Slashers and Urban Legends: Cropsey

The Legend: The woods in Upstate New York belong to Cropsey, a madman with a passion for butchering young campers. Why Cropsey kills is unclear. Some say he was a cruel handyman disfigured by campers who fought back during one of Cropsey’s alcohol fueled rages. Others say Cropsey was a judge who lived with his family near a summer camp. When a group of campers set fire to the Cropsey house it cost the judge his family, his face, and his sanity. Or maybe Cropsey kills campers because his farmland was seized by the government and turned into camps for underprivileged city kids. The woods in Upstate New York belong to Cropsey and you better stay out if you want to live.

The Films: The Burning, Madman, Sleepaway Camp II, Sleepaway Camp III.

Folklorists blame the rise of the slasher films in the late 1970s, early 1980s as the catalyst for spreading certain urban legends across the globe. The Cropsey legend is a good example of a local urban legend gaining national prominence because of his status as a slasher icon. There are variations on the Cropsey legend in New York but slasher fans know “Cropsy” as the crispy handyman in The Burning, the first film written and produced by the Weinstein brothers. Cropsy stays true to the legend in The Burning by targeting the campers instead of the counselors, something that separates Cropsy from killers like Jason or Mrs. Voorhees.

Ironically, another film inspired by the Cropsey legend started production shortly after the Weinsteins began filming The Burning. Joe Giannone heard the Cropsey legend at summer camp and wrote The Legend Lives based on that story. During casting, Giannone and producer Gary Sales learned the Weinsteins were filming the exact same story in another part of New York. Giannone and Sales shut down production when they read the script for The Burning and completely rewrote The Legend Lives. Everything related to the legend of Cropsey was gutted and replaced with a crazy farmer named Marz. Today Madman Marz is a slasher icon in his own right thanks to the cult status of Madman.

Sleepaway Camp II transforms Angela from a confused teen into a Cropsey-like killer. The first scene in the film turns Angela into an urban legend told around campfires at summer camps. Like Cropsey, Angela has suffered a type of mutilation but her scars are harder to see. Angela also directs most of her anger at the campers. She kills the counselors when they get in the way but her main target is the campers. Sleepaway Camp III continues Angela’s journey into folklore boogeyman. Once again, Angela takes out the bad campers while pursuing the cop who arrested her in the first film.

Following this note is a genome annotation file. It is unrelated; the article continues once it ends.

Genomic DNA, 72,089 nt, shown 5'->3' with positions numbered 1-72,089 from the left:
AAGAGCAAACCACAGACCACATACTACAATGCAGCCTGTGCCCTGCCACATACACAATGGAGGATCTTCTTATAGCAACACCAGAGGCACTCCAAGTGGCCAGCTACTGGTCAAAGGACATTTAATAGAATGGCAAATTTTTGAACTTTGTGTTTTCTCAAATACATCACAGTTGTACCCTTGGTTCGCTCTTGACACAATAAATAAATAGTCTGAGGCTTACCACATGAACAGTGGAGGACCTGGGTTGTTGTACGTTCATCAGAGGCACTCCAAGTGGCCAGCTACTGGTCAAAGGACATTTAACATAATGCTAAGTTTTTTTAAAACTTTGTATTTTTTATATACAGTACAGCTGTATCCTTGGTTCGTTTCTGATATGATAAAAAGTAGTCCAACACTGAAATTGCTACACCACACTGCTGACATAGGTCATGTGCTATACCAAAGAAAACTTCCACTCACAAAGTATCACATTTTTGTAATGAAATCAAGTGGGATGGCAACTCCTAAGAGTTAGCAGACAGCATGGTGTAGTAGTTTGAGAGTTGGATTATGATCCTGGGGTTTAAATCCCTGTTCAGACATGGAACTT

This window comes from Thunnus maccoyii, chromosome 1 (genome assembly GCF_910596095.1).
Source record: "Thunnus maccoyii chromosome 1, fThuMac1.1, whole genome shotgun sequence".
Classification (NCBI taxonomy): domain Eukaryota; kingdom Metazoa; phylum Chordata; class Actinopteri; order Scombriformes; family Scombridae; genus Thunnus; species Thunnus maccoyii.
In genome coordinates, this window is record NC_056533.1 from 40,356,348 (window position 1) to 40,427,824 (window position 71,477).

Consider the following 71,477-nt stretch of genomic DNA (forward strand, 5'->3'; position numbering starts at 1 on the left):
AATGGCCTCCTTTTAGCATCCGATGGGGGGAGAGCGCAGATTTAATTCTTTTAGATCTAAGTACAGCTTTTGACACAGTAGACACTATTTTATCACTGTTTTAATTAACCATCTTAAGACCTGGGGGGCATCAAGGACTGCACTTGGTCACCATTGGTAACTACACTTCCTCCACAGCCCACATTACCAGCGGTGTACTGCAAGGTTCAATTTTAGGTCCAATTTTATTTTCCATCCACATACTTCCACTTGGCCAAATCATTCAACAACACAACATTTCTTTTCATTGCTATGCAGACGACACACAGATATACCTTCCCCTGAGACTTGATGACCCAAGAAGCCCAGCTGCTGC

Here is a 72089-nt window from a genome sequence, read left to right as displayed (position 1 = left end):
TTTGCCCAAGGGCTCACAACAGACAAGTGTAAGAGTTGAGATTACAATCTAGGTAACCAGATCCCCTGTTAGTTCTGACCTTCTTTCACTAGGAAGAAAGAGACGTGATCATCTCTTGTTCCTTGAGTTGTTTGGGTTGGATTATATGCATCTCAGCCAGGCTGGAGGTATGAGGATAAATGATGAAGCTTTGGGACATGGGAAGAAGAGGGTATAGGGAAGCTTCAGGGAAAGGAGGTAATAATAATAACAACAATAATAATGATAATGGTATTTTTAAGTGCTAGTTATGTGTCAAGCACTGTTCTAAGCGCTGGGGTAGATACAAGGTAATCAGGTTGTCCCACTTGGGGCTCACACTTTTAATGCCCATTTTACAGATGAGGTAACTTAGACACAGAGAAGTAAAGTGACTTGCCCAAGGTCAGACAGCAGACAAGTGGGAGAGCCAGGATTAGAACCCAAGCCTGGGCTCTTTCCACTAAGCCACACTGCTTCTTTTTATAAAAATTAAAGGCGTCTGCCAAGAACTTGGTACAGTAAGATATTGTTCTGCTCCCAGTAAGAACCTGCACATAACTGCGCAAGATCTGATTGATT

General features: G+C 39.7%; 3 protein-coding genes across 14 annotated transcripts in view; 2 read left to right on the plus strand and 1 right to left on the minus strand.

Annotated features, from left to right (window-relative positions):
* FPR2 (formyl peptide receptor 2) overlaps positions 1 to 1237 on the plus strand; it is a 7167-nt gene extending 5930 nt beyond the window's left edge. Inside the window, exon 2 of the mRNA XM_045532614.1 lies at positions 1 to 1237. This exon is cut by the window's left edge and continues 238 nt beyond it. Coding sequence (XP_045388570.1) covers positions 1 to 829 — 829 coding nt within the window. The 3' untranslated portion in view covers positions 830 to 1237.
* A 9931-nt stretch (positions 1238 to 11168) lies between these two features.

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2 Responses to “ Slashers and Urban Legends: Cropsey ”

  1. I always thought it was strange that The Burning didn’t get any credit for building a film around an old campfire story rather than just ripping off Friday the 13th. Sure it was made because of Friday’s success and went after the same audience but at least it’s not a carbon copy.

    The Sleepaway Camp 2 comparison is a bit of a stretch though isn’t it Tom? The characters know and accept that Angela is a real person and that the Camp Arawak massacre actually happened. I think the makers just wanted to do a campfire scene. I’d say Jason is a better example since there are characters as late as part 8 who don’t believe he was ever real (wtf?). Wasn’t the grown Jason kinda based on Cropsy?

    How about a Friday timeline? If you’re really brave you can try to explain how multiple killing sprees occur a few years apart from each other and yet some locals still believe they are “just stories”!

  2. Nice read, Thomas. The legend of Cropsey definitely had a nice run, and I hope there are similar slashers to come. I’m glad those involved in the production of “Madman” went the direction that they did, though, because I would hate to imagine Marz as anything other than he turned out to be.

    And I second the “Friday the 13th” timeline! =)

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